A Wondrous Holiday Experience

The “Christmas Concerto” by the Father of the Concerto Grosso

Sometimes, when life gets a little too hectic, a dose of baroque music is a welcome salve.

Calm and refreshing, a peaceful respite, Arcangelo Corelli’s “Christmas Concerto” (Concerto Grosso in G minor, Op. 6 no. 8) is just such a piece.

What is a Christmas concerto, you ask?

Its characteristics are twofold: first, it’s a concerto grosso, meaning it’s a piece for several soloists accompanied by an orchestra.

Second, one of the movements must be a Pastorale — music that recalls the shepherds of Bethlehem (watching their flocks by night, as it were).

Often, the Pastorale imitates the sounds of old Italian shepherds’ instruments, like various pipes and bagpipes one might hear in the Sicilian countryside.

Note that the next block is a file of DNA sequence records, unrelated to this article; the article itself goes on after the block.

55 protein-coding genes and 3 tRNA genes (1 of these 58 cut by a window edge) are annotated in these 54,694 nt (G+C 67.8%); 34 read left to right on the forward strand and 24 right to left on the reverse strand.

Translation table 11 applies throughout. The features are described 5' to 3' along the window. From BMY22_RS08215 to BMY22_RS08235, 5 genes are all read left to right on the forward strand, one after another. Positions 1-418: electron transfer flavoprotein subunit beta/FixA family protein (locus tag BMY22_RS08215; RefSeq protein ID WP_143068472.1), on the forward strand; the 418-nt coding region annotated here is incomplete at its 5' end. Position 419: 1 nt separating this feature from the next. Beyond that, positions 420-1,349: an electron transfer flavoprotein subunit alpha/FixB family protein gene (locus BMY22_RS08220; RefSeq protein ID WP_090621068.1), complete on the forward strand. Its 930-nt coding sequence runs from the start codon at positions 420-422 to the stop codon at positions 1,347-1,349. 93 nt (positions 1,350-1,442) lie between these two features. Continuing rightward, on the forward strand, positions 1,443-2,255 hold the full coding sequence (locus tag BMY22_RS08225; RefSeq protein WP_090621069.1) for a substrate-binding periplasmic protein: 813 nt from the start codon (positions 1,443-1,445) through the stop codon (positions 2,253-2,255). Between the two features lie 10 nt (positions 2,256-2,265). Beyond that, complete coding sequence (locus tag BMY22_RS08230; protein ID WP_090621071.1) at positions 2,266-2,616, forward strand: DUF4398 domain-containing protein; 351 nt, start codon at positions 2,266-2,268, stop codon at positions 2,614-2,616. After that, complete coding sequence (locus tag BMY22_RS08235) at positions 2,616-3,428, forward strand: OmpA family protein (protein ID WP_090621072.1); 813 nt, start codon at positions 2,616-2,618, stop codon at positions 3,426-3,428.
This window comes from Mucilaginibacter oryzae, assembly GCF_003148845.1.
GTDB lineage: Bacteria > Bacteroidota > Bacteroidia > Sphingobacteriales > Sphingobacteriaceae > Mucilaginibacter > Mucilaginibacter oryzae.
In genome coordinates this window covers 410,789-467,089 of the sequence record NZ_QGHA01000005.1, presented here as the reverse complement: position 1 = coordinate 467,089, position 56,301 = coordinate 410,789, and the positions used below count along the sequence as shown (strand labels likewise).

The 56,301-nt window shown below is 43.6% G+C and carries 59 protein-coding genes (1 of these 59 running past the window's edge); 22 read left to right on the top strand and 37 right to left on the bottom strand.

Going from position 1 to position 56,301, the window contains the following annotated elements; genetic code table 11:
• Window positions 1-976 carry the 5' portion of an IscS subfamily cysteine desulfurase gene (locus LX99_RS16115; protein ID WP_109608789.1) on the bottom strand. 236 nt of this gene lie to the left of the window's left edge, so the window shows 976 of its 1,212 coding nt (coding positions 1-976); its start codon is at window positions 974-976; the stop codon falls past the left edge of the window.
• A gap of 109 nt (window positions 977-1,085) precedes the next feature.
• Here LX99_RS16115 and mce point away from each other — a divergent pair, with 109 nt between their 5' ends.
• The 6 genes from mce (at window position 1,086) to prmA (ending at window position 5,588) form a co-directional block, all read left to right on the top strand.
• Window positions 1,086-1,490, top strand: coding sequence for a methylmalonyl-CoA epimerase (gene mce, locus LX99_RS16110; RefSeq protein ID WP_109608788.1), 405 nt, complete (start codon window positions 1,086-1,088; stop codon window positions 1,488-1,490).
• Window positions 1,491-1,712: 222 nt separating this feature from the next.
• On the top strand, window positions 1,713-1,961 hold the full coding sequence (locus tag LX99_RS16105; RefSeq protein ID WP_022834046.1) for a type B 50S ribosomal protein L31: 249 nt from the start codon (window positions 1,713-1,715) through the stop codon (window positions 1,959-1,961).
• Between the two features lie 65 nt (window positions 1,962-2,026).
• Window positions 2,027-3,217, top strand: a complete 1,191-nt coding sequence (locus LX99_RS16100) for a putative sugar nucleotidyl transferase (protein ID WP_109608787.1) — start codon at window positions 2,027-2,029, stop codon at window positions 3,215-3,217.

Corelli’s Christmas Concerto

While practically every baroque composer wrote their own unique Christmas concerto, Corelli’s is one of the finest.

Widely recognized as the father of the concerto grosso, Corelli was a true master at his art, and nowhere is it more apparent than in the calm and lovely atmosphere he creates — and in a minor key, no less.

Corelli also saves his Pastorale for the final movement, a glittering jewel that sets off the rest of the piece.

Watch a performance of Corelli’s Christmas Concerto with the Accademia degli Astrusi, led by conductor Federico Ferri:

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